As further shown in FIG. 1, each output signal from AND gate 400-402 is input to a multiplexor ("MUX") circuit 103 comprising (OR) logic gates 500-504 in a tree configuration to accomplish the logical selection of the proper clock source which is output as MASTER-- CLKOUT signal 505. Although only three clock sources are shown and described herein with respect to FIG. 1, it should be understood that any number of clock sources may be switched, which number is only limited by the number and levels of MUXing required, i.e., the speed of the MUX must be faster than the width of the fastest clock source. Alternately, a different type of MUXing known as "passgates" could be used.
Additionally provided is switch circuitry 200 comprising two D-type flip flop latches labeled latches 200a and 200b, and, meta-stable latch circuitry 104 comprising two D-type flip flop latches labeled latches 104a and 104b in FIG. 1. Each D-type latch 200a, b of switch circuitry 200 performs latching of data upon transition of a clock input, which, in the preferred embodiment, is the current MASTER-- CLKOUT signal 505. Likewise, each D-type latch 104a, b of latches 104 perform latching of data upon transition of a clock input, which, is shown in FIG. 1 as a SWITCH-- CLK signal 203 tapped off an intermediate OR gate 503 of MUX tree 103. As will be hereinafter described these switching circuits establish the duration of the PSEUDO-- CLOCK control signal 202, output of the second switch circuit latch 200b, in a manner so as to avoid all metastability problems, and to accomplish glitch-free clock switching at the MASTER-- CLKOUT signal 505 of the MUX tree 103.
According to the principles of the invention, glitch-free switching between a first (current) clock source, e.g., CLOCK-- 2, to a second clock source, e.g., CLOCK-- 1, will now be described. In the preferred embodiment, switching is initiated by a SWITCH control signal 201 as shown in FIG. 1. As shown in the timing diagram of FIG. 2, SWITCH control signal 201 is a pulse of predetermined duration. This SWITCH control signal 201 is latched into the first D-type latch 200a of latch circuitry 200 upon low to high transition of the MASTER-- CLKOUT signal 505, as shown in FIG. 2. Latching of the SWITCH control signal 201 creates a SWITCH-- META signal output from D-latch 200a which is input to second D-latch 200b. The output of second D-latch 200b creates PSEUDO-- CLOCK signal 202 which functions to latch the clock selection signal into selection latches, 100, 101, and 102. In the illustrative timing diagram of FIG. 2, CLOCK-- 1-- SELECT is the new clock to be switched and consequently is set high, e.g., logic 1, with the remaining clock selection signals being set low. Preferably, the clock selection control signals CLOCK-- 1-- SELECT, CLOCK-- 2-- SELECT, . . . , CLOCK-- N-- SELECT are set anytime prior to enabling the SWITCH signal 201.
In the preferred embodiment, the PSEUDO-- CLOCK signal 202 is additionally input to OR gate 502 of MUX tree 103, to inhibit the MASTER-- CLOCK 505 from toggling when the present clock source switches. This initial part of the switch is accomplished by setting and holding on the positive section of the current clock (MASTER-- CLKOUT), which is accomplished by PSEUDO-- CLOCK pulse signal 202, as shown in FIG. 2. Specifically, the PSEUDO-- CLOCK signal 202 input to OR gate 502 functions to provide a logic 1 input to output OR gate 504 in the MUX. Thus, by generation of the PSEUDO-- CLOCK signal 202, the output clock is stopped and held at a high level thereby extending the current output level of the clock.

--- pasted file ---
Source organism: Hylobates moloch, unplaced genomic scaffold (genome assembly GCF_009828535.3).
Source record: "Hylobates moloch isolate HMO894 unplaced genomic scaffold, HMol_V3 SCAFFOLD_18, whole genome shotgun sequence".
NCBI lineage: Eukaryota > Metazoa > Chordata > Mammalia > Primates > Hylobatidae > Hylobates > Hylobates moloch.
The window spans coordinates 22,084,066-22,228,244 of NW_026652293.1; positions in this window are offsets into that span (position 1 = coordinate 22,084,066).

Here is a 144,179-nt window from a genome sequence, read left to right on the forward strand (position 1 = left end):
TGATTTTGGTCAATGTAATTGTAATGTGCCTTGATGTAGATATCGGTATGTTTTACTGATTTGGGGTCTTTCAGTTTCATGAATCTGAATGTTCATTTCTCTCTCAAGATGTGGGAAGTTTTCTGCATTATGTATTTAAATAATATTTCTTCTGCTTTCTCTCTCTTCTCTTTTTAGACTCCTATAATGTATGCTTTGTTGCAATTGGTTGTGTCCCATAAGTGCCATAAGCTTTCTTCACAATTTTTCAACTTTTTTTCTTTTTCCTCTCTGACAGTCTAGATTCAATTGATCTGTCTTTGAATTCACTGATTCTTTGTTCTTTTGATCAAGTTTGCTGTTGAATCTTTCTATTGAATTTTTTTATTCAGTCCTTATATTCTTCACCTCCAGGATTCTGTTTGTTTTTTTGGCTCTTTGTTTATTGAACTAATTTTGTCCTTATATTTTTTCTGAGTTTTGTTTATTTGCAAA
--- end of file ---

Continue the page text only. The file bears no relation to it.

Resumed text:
With the selection latches 100-102 now having been switched, the new clock source (CLOCK-- 1) generates a SWITCH-- CLK signal 203, shown in FIG. 1 as output of OR gate 503.
In the preferred embodiment, SWITCH-- CLK 203 is used to clock the two metastable latches 104a and 104b of metastable latches 104 that pass an inverted pseudo-clock signal labeled in FIG. 1 as PSEUDO-- CLOCK-- N 202a as a signal. The metastable latch circuit 104 is provided to prevent any glitches or short clock pulses that may be present in SWITCH-- CLK signal 203. The PSEUDO-- CLOCK-- N 202a is then latched twice, inverted, and used to create a RELEASE signal 201a for resetting the switch latch circuit 200 creating the pseudo-clock signal 202. Particularly, the final latch of PSEUDO-- CLOCK-- N signal 202a generates a RELEASE signal 201a which resets each of the latches 200a, b upon the rising edge of the SWITCH-- CLK signal 203, as shown in FIG. 2. This results in the PSEUDO-- CLOCK signal 202 being set to zero or off while the SWITCH-- CLK signal 203 is high. The MASTER-- CLKOUT will then track the SWITCH-- CLK signal 203 exactly and the switching function is accomplished.
It should be understood that the only additional requirement of the switching circuit 10 of the present invention is that the SWITCH signal 201 must be turned off in the first output clock cycle after the switch to prevent a new switch will occur. This is shown in the timing diagram of FIG. 2.
Thus, in accordance with the invention, clock switch control circuit 10 does not rely on any relative timing or frequency between the current clock source and the new clock source.
The low power nature of the clock switch control circuit 10 is attributed to its ability to switch without the requirement of a higher frequency clock signal input but rather, with the input clock source signals only. Furthermore, switching between two clock sources from among N sources only requires latching of two flip flops, e.g., 100, 102, and only requires powering of active branches in the OR-gate MUX tree. Additionally, a minimum number of metastable latches 104 is provided to prevent metastable conditions.
While the invention has been particularly shown and described with respect to illustrative and preformed embodiments thereof, it will be understood by those skilled in the art that the foregoing and other changes in form and details may be made therein without departing from the spirit and scope of the invention which should be limited only by the scope of the appended claims. For instance, the output clock can be switched from high to low and low to high. Additionally, two different clocks sources having the same frequency but different phases can also be switched.
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|U.S. Classification||327/99, 327/407, 327/298|
|Sep 8, 1998||AS||Assignment|
Owner name: INTERNATIONAL BUSINESS MACHINES CORPORATION, NEW Y
Free format text: ASSIGNMENT OF ASSIGNORS INTEREST;ASSIGNOR:GOODNOW, KENNETH J.;REEL/FRAME:009469/0954
Effective date: 19980908
|Aug 28, 2001||CC||Certificate of correction|
|Sep 25, 2003||FPAY||Fee payment|
Year of fee payment: 4
|Mar 3, 2008||REMI||Maintenance fee reminder mailed|
|Aug 22, 2008||LAPS||Lapse for failure to pay maintenance fees|
|Oct 14, 2008||FP||Expired due to failure to pay maintenance fee|
Effective date: 20080822